Anaesthesia is the absence of pain and other sensation in all or part of your body.
This is a state of carefully controlled reversible unconsciousness. During general anesthesia you have no awareness of anything, you do not feel any sensations, including pain, you do not dream or form memories.
This is an altered state of consciousness involving reduced anxiety, a sense of sleepiness, relaxation and often reduced memory formation. You may be aware of your surroundings. It often accompanies some form of local anaesthesia.
Part of the body is made numb using an injected local anaesthetic medicine. The most common examples are spinal and epidural anaethetics where the lower half of the body is made temporarily numb. Eye local anaesthetics and arm blocks are other common examples.
An anaesthetist is a specialist doctor, like the surgeon, who has completed a medical degree at university (for between 5-7 years) and then done a period of hospital training (average 8-9 years) specifically in anaesthesia, intensive care, emergency, pain and peri-operative medicine. They are highly trained to look after you during surgery. Your anaesthetist will watch your condition carefully until you have safely awoken in the recovery room.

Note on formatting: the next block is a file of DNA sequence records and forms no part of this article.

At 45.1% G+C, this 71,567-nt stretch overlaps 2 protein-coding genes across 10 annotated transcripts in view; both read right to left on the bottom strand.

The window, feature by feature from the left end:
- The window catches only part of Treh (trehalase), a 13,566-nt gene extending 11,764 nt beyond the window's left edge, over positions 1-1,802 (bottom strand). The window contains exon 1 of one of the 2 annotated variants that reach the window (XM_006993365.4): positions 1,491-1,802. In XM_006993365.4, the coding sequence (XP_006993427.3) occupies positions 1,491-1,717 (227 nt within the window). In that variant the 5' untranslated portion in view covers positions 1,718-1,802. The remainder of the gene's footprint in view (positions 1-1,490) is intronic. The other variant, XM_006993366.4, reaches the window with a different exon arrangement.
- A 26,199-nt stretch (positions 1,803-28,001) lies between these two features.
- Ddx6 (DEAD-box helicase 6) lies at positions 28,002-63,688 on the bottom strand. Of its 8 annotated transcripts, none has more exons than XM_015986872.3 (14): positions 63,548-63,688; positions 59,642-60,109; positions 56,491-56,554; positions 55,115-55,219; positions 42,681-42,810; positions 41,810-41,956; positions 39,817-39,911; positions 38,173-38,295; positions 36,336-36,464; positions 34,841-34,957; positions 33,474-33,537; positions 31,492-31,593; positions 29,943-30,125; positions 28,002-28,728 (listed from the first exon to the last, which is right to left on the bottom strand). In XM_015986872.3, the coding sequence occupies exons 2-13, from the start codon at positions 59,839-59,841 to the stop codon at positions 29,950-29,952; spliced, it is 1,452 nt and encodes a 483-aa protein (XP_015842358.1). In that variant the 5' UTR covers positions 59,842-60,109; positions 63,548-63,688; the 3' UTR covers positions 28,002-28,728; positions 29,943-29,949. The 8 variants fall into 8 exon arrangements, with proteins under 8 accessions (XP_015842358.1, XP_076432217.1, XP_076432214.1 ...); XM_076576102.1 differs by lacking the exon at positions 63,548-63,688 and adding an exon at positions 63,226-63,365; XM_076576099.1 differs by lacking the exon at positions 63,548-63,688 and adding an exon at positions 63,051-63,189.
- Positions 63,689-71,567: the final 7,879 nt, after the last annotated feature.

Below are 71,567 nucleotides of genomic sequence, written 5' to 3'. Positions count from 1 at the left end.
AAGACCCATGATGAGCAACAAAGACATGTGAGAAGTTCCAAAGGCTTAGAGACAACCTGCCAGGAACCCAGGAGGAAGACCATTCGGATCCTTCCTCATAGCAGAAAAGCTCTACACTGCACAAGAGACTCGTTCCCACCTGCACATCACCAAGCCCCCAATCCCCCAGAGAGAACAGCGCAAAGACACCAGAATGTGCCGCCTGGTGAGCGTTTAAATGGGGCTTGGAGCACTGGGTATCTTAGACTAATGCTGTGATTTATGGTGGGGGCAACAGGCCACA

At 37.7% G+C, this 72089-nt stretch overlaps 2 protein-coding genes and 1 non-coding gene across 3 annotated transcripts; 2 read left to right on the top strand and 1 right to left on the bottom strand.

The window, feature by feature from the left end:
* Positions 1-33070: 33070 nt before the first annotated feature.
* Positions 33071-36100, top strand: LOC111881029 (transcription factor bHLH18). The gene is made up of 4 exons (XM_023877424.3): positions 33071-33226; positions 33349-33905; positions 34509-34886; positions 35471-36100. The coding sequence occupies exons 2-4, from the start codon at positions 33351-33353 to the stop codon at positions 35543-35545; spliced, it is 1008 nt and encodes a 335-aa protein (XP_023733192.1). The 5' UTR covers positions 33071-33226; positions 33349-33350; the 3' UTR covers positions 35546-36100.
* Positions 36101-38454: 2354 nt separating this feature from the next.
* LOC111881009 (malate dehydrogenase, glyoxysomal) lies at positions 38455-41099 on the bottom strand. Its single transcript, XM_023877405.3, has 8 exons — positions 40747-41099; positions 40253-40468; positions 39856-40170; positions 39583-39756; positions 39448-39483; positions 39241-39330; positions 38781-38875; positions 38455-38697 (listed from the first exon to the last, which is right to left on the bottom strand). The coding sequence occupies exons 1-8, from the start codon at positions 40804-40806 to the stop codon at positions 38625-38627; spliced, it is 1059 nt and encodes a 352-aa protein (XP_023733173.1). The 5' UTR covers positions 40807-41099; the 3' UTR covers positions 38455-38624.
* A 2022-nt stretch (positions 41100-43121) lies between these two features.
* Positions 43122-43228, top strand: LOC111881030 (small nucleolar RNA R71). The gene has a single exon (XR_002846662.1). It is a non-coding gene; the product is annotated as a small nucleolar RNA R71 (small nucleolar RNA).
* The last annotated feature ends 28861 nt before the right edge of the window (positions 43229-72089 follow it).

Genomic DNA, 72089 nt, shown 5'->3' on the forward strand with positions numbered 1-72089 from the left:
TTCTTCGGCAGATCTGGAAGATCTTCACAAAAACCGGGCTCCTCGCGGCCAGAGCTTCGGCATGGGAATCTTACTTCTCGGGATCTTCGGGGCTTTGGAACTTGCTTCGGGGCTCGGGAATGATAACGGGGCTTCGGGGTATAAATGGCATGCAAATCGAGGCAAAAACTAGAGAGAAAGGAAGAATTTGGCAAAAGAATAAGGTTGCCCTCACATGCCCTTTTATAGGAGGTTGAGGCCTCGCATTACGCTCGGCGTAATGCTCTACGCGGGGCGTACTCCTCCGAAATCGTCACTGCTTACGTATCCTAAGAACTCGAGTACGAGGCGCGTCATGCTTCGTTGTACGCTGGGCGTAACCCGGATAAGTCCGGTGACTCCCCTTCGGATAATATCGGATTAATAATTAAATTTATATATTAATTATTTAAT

Risks associated with anaesthesia depend on many factors including the type of surgery, the medical condition and age of the patient, and the urgency of the procedure.
Fortunately adverse events are rare. Your anaesthetist takes precautions to minimise or prevent adverse events.
The information presented here is as a general guide only. Specific risks vary form patient to patient and you are encouraged at all times to ask questions and to gather information from other sources.
The following may occur:
Rare but very serious reactions include:
The anaesthetic may affect your judgment.
For 24 hours you must not: